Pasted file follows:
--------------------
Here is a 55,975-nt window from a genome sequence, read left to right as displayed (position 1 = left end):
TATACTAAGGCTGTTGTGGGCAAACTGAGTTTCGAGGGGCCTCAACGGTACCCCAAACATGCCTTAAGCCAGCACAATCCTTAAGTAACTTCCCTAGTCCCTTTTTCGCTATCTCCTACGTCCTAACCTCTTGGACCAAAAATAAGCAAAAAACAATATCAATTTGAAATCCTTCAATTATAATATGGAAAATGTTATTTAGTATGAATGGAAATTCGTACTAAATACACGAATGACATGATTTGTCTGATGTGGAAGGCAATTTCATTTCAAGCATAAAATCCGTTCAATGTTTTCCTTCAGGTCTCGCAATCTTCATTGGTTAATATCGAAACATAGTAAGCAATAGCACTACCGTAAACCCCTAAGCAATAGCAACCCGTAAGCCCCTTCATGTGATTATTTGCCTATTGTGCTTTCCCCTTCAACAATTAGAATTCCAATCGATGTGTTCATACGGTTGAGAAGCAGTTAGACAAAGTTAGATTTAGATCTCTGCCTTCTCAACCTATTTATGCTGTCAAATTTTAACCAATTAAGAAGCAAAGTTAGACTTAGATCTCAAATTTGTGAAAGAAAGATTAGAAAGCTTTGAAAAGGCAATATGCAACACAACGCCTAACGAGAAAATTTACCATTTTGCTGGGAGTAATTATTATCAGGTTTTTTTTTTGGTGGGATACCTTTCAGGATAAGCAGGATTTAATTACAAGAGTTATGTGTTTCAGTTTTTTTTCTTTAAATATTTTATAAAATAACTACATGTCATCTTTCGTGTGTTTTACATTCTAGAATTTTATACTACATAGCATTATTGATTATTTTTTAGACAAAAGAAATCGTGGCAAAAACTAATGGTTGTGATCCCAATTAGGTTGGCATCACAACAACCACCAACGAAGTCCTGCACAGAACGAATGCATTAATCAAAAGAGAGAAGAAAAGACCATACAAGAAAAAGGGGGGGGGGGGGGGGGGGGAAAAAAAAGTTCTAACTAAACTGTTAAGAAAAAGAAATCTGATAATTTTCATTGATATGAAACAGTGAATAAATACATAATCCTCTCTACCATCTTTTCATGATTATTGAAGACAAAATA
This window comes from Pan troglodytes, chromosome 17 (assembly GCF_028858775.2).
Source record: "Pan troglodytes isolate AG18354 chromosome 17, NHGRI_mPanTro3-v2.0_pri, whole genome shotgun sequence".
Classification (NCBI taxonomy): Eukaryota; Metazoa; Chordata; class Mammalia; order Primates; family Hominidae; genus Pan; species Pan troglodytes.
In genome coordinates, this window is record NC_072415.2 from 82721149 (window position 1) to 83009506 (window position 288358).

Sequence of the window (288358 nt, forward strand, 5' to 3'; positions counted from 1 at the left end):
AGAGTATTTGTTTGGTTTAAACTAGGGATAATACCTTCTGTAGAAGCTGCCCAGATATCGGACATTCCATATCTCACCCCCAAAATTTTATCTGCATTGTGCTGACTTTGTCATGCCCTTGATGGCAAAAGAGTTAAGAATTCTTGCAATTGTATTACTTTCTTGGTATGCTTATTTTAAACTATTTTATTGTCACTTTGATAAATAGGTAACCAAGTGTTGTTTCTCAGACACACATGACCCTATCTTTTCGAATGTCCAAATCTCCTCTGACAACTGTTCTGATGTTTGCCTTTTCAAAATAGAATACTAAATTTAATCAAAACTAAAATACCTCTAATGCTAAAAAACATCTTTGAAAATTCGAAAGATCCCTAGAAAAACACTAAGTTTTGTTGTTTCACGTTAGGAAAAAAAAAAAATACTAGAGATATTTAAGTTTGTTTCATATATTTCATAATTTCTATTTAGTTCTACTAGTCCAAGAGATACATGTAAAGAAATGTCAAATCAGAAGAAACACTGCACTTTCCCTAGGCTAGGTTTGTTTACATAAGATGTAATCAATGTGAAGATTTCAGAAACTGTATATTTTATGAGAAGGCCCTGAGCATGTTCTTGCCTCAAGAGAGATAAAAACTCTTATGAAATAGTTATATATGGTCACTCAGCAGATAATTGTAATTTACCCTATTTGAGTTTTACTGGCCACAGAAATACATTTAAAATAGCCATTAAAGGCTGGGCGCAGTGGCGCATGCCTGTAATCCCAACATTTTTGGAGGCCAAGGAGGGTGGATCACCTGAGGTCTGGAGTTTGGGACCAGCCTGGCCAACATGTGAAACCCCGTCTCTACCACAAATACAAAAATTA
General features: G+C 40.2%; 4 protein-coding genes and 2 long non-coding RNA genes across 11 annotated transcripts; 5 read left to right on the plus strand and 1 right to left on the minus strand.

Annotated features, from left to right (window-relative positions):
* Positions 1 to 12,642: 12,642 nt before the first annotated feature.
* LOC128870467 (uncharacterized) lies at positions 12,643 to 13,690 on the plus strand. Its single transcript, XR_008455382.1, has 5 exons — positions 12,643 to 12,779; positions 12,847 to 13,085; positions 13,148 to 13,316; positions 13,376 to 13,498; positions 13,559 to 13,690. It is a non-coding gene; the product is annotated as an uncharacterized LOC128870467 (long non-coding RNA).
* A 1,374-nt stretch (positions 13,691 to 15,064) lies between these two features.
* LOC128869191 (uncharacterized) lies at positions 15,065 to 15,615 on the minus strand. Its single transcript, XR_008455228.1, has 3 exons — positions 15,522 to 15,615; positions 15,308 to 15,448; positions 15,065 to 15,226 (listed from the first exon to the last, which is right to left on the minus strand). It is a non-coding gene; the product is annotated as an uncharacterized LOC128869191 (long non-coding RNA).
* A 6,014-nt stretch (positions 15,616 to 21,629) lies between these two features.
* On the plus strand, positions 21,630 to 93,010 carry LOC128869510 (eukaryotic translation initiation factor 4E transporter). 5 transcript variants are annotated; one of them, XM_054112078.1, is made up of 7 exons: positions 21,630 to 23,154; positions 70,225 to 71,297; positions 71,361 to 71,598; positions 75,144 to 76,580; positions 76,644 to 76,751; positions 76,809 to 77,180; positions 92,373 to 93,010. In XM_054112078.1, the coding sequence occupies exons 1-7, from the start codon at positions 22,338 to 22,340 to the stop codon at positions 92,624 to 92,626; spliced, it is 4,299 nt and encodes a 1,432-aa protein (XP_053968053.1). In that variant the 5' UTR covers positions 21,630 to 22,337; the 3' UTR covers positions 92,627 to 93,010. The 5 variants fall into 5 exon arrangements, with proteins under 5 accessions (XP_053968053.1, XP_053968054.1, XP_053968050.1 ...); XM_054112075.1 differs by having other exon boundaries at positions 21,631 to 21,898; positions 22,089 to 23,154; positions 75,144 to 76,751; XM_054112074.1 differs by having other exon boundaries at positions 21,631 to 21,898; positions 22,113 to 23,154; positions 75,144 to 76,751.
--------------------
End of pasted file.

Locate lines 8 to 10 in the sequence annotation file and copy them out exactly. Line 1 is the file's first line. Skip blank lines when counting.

AGAGTATTTGTTTGGTTTAAACTAGGGATAATACCTTCTGTAGAAGCTGCCCAGATATCGGACATTCCATATCTCACCCCCAAAATTTTATCTGCATTGTGCTGACTTTGTCATGCCCTTGATGGCAAAAGAGTTAAGAATTCTTGCAATTGTATTACTTTCTTGGTATGCTTATTTTAAACTATTTTATTGTCACTTTGATAAATAGGTAACCAAGTGTTGTTTCTCAGACACACATGACCCTATCTTTTCGAATGTCCAAATCTCCTCTGACAACTGTTCTGATGTTTGCCTTTTCAAAATAGAATACTAAATTTAATCAAAACTAAAATACCTCTAATGCTAAAAAACATCTTTGAAAATTCGAAAGATCCCTAGAAAAACACTAAGTTTTGTTGTTTCACGTTAGGAAAAAAAAAAAATACTAGAGATATTTAAGTTTGTTTCATATATTTCATAATTTCTATTTAGTTCTACTAGTCCAAGAGATACATGTAAAGAAATGTCAAATCAGAAGAAACACTGCACTTTCCCTAGGCTAGGTTTGTTTACATAAGATGTAATCAATGTGAAGATTTCAGAAACTGTATATTTTATGAGAAGGCCCTGAGCATGTTCTTGCCTCAAGAGAGATAAAAACTCTTATGAAATAGTTATATATGGTCACTCAGCAGATAATTGTAATTTACCCTATTTGAGTTTTACTGGCCACAGAAATACATTTAAAATAGCCATTAAAGGCTGGGCGCAGTGGCGCATGCCTGTAATCCCAACATTTTTGGAGGCCAAGGAGGGTGGATCACCTGAGGTCTGGAGTTTGGGACCAGCCTGGCCAACATGTGAAACCCCGTCTCTACCACAAATACAAAAATTA
General features: G+C 40.2%; 4 protein-coding genes and 2 long non-coding RNA genes across 11 annotated transcripts; 5 read left to right on the plus strand and 1 right to left on the minus strand.

Annotated features, from left to right (window-relative positions):